Imagine a community in which “great health” is as important as education or social status, or where health education is as important as mathematics. In this community, well-being would be a priority that would be appreciated, pursued and rewarded.
That’s the vision of leaders at the World Economic Forum. In collaboration with the World Economic Forum and the Pan American Health Organization, Bain & Company released a comprehensive toolkit in January aimed at addressing some of the world’s most serious health problems.
Decades of health gains are now threatened by the rise of non-communicable diseases, such as cardiovascular disease, diabetes, respiratory diseases, cancer and mental illness. These chronic conditions are the leading cause of death today and for the foreseeable future. They challenge the world’s social and economic prosperity, with the potential to cut productivity by $47 trillion over the next two decades and consume up to 5% of GDP by 2030.
To improve public health, business and government leaders will likely grapple with several worldwide trends, many of them byproducts of technological advances and economic development. Here are five:
- The aging population. In just 10 years, the number of people 60 and older will surpass 1 billion people—an increase of nearly 200 million people over the decade. By 2050, 22% of the world’s population will be over 60 years of age, compared with 11% today, according to the United Nations. As the population ages, countries will spend more money on addressing chronic health problems. Aging communities are also vulnerable to poverty and social exclusion.
- The risks of city living. More people are moving to cities worldwide. In 2050, 67% of people will live in urban settings, up from 52% in 2011, according to the UN. Shifting from rural to urban living often means relying more on passive forms of transport, increasing physical inactivity. In low- and middle-income countries, rapid urbanization also results in housing shortages and increased pollution in some cities, compromising residents’ health.
- Chronic risk factors that are on the rise. World leaders once focused on eliminating viral and bacterial epidemics that could strike down whole communities. While those threats remain, the most widespread health problems involve behavioral, physiological and environmental trends. In simpler terms, blood pressures are rising, diabetes is becoming more common, and obesity and sedentary lifestyles prevail in many countries.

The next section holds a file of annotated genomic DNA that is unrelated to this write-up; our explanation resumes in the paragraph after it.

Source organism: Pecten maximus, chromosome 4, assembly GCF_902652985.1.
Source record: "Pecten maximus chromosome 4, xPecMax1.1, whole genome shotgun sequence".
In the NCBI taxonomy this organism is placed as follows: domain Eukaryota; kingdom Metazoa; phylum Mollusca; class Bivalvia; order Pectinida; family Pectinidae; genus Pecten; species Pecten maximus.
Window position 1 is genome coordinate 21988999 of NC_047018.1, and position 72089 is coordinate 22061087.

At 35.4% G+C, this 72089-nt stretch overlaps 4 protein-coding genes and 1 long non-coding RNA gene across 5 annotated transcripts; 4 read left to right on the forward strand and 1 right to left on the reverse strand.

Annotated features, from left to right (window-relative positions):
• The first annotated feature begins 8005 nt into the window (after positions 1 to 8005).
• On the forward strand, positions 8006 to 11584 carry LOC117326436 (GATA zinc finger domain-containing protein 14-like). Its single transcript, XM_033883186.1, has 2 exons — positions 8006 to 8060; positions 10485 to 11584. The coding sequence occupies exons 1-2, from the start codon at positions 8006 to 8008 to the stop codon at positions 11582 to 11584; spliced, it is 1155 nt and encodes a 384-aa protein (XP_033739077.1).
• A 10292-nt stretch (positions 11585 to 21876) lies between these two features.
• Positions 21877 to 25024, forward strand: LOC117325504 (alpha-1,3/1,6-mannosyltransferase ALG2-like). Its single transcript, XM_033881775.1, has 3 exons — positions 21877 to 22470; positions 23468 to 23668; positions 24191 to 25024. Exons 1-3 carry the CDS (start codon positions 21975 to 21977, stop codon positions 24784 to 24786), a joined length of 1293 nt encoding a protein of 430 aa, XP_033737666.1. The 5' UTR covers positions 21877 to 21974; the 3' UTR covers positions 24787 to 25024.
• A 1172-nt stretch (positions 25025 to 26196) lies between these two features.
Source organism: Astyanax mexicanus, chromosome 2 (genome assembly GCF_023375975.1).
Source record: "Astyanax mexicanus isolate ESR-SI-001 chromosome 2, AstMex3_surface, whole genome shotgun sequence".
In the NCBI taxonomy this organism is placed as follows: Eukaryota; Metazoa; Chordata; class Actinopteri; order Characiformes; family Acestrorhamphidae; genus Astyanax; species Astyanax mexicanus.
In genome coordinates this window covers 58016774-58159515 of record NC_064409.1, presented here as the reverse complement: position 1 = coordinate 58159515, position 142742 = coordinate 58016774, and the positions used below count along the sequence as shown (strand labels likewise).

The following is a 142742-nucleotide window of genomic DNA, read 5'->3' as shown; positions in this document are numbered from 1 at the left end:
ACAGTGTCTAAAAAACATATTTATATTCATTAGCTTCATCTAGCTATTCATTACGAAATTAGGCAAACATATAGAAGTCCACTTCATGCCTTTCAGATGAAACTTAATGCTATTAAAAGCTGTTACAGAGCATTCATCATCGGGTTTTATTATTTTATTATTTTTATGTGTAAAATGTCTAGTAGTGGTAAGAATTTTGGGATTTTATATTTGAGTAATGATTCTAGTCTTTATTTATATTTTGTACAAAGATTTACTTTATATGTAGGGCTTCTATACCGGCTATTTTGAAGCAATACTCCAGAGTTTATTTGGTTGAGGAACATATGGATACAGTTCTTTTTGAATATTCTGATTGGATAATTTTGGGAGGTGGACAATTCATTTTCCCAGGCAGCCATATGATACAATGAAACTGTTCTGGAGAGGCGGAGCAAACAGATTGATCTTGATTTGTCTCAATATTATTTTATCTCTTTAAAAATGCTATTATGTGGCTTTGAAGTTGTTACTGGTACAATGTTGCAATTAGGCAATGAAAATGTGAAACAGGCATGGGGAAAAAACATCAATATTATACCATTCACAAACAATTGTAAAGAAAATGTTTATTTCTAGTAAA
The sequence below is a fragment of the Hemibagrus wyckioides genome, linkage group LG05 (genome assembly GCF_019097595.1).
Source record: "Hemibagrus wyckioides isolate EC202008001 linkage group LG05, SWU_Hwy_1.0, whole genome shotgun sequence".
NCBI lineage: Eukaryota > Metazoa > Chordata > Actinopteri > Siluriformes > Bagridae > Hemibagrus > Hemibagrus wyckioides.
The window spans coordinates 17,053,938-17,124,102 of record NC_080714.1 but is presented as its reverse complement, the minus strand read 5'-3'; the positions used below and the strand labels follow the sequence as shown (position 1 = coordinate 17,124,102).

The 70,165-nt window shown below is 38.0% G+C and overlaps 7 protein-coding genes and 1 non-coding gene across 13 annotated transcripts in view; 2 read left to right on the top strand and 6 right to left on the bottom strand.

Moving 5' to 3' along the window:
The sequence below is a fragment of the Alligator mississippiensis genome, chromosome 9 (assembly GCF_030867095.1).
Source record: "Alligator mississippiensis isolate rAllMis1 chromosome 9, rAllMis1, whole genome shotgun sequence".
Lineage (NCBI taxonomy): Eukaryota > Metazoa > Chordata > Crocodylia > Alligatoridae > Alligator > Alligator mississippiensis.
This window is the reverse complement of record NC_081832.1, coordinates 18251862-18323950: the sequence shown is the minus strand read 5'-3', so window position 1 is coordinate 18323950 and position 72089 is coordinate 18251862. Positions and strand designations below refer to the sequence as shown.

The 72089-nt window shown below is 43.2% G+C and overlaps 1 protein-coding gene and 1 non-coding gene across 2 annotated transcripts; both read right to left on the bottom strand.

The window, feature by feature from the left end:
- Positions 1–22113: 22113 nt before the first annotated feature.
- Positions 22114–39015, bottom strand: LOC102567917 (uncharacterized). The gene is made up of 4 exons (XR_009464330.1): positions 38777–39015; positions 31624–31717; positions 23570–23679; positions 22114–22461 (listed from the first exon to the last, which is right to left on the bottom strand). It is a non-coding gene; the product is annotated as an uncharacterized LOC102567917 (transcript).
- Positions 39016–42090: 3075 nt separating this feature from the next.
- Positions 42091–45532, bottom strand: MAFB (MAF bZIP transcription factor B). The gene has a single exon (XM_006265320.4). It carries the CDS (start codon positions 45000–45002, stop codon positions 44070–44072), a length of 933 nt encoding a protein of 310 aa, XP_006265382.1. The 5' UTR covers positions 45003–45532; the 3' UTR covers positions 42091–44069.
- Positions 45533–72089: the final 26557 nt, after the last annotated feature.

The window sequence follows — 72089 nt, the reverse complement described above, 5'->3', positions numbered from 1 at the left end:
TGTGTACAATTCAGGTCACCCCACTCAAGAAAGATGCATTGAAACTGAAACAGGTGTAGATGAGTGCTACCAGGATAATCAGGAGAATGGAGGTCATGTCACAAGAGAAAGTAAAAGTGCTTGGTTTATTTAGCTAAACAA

- Income inequality. Poverty, especially in early childhood, affects long-term health and life expectancy, according to the World Health Organization’s Commission on Social Determinants of Health. Poor people and disadvantaged communities often have limited access to health services, especially long-term care. They are also more exposed to material deprivation, psychosocial stress and unhealthy living conditions.
- Our modern lifestyle. We live in a stressed-out world where social support and family connections are harder to maintain. Stress at work has been associated with a 50% excess risk of coronary heart disease, and there is clear evidence that work-related stressors have a negative impact on both physical and mental well-being.
In the face of these and other factors, our global conversation about promoting and creating sustainable health needs to go beyond the absence of disease. Making this vision a reality requires a new way of thinking about healthcare. We need more cost-effective care for an aging and sicker population and investments in health so that we can pay for care and keep GDP growth on track.
Norbert Hueltenschmidt is a partner based in Zurich and the head of Bain’s Global Healthcare practice. He is a co-author of the World Economic Forum’s Multistakeholder Collaboration for Healthy Living: Toolkit for Joint Action.